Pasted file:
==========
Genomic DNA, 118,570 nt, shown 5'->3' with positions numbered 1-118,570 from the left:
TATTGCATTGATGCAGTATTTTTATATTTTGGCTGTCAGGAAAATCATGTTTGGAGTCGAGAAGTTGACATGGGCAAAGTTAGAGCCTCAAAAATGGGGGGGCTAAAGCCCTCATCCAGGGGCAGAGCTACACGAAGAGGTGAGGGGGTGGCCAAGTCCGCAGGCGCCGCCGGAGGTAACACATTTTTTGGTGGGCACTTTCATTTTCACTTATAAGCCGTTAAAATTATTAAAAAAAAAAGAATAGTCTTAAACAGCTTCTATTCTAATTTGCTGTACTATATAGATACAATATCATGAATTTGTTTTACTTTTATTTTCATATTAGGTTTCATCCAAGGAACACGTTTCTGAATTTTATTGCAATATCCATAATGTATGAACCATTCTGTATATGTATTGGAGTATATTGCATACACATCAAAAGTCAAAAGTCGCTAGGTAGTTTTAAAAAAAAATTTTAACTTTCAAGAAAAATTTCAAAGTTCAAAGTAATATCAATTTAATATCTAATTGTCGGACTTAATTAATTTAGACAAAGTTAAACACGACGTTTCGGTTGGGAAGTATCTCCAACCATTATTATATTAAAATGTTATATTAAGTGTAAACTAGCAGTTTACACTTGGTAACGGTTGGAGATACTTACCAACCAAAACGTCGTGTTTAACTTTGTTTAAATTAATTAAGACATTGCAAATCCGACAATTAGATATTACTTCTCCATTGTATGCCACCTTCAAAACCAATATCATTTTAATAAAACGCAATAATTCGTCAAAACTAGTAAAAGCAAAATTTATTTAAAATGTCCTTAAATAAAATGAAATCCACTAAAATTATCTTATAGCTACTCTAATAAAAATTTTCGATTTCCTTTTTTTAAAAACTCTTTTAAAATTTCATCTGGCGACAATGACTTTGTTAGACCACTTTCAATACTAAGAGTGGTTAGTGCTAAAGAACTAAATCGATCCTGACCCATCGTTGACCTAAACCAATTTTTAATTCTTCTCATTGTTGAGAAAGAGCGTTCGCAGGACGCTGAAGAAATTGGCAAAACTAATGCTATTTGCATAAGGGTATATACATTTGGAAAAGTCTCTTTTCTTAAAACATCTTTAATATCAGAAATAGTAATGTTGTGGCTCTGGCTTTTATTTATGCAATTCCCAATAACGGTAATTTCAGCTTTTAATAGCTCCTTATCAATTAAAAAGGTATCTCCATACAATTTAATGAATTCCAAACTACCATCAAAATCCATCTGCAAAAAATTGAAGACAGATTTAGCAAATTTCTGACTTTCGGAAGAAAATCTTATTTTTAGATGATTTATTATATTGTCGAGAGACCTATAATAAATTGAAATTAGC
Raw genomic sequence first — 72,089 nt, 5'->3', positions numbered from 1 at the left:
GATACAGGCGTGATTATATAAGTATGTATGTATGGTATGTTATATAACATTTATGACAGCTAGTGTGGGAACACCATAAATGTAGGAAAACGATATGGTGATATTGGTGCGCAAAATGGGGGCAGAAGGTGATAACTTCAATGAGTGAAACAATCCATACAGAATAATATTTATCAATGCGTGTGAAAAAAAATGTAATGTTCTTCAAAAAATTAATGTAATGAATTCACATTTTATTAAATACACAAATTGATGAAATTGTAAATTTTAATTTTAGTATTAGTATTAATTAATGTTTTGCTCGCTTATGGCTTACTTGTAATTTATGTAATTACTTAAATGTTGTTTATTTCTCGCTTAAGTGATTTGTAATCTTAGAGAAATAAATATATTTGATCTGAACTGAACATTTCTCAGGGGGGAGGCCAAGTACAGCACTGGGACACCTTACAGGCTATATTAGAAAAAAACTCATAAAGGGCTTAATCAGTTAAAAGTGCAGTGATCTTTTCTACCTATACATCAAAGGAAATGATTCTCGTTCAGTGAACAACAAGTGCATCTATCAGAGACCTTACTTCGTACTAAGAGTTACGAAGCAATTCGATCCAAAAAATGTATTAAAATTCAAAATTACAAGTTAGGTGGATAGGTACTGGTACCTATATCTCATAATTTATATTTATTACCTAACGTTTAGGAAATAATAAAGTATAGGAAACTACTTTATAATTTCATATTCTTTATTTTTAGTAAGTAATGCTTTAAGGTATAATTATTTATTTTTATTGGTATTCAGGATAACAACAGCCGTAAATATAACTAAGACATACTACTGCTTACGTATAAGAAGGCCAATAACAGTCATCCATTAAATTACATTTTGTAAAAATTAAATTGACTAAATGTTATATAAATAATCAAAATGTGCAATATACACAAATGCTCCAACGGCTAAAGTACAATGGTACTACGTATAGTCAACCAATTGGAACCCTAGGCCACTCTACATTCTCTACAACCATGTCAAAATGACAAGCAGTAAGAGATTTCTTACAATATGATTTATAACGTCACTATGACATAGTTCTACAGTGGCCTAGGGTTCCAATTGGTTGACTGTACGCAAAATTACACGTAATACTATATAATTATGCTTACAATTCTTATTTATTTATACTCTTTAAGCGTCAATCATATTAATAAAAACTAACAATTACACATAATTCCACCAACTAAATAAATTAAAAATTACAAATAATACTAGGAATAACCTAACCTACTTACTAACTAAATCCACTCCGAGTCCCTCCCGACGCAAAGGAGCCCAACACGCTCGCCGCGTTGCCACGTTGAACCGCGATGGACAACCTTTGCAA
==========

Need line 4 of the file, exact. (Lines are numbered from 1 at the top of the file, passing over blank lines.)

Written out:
GATACAGGCGTGATTATATAAGTATGTATGTATGGTATGTTATATAACATTTATGACAGCTAGTGTGGGAACACCATAAATGTAGGAAAACGATATGGTGATATTGGTGCGCAAAATGGGGGCAGAAGGTGATAACTTCAATGAGTGAAACAATCCATACAGAATAATATTTATCAATGCGTGTGAAAAAAAATGTAATGTTCTTCAAAAAATTAATGTAATGAATTCACATTTTATTAAATACACAAATTGATGAAATTGTAAATTTTAATTTTAGTATTAGTATTAATTAATGTTTTGCTCGCTTATGGCTTACTTGTAATTTATGTAATTACTTAAATGTTGTTTATTTCTCGCTTAAGTGATTTGTAATCTTAGAGAAATAAATATATTTGATCTGAACTGAACATTTCTCAGGGGGGAGGCCAAGTACAGCACTGGGACACCTTACAGGCTATATTAGAAAAAAACTCATAAAGGGCTTAATCAGTTAAAAGTGCAGTGATCTTTTCTACCTATACATCAAAGGAAATGATTCTCGTTCAGTGAACAACAAGTGCATCTATCAGAGACCTTACTTCGTACTAAGAGTTACGAAGCAATTCGATCCAAAAAATGTATTAAAATTCAAAATTACAAGTTAGGTGGATAGGTACTGGTACCTATATCTCATAATTTATATTTATTACCTAACGTTTAGGAAATAATAAAGTATAGGAAACTACTTTATAATTTCATATTCTTTATTTTTAGTAAGTAATGCTTTAAGGTATAATTATTTATTTTTATTGGTATTCAGGATAACAACAGCCGTAAATATAACTAAGACATACTACTGCTTACGTATAAGAAGGCCAATAACAGTCATCCATTAAATTACATTTTGTAAAAATTAAATTGACTAAATGTTATATAAATAATCAAAATGTGCAATATACACAAATGCTCCAACGGCTAAAGTACAATGGTACTACGTATAGTCAACCAATTGGAACCCTAGGCCACTCTACATTCTCTACAACCATGTCAAAATGACAAGCAGTAAGAGATTTCTTACAATATGATTTATAACGTCACTATGACATAGTTCTACAGTGGCCTAGGGTTCCAATTGGTTGACTGTACGCAAAATTACACGTAATACTATATAATTATGCTTACAATTCTTATTTATTTATACTCTTTAAGCGTCAATCATATTAATAAAAACTAACAATTACACATAATTCCACCAACTAAATAAATTAAAAATTACAAATAATACTAGGAATAACCTAACCTACTTACTAACTAAATCCACTCCGAGTCCCTCCCGACGCAAAGGAGCCCAACACGCTCGCCGCGTTGCCACGTTGAACCGCGATGGACAACCTTTGCAA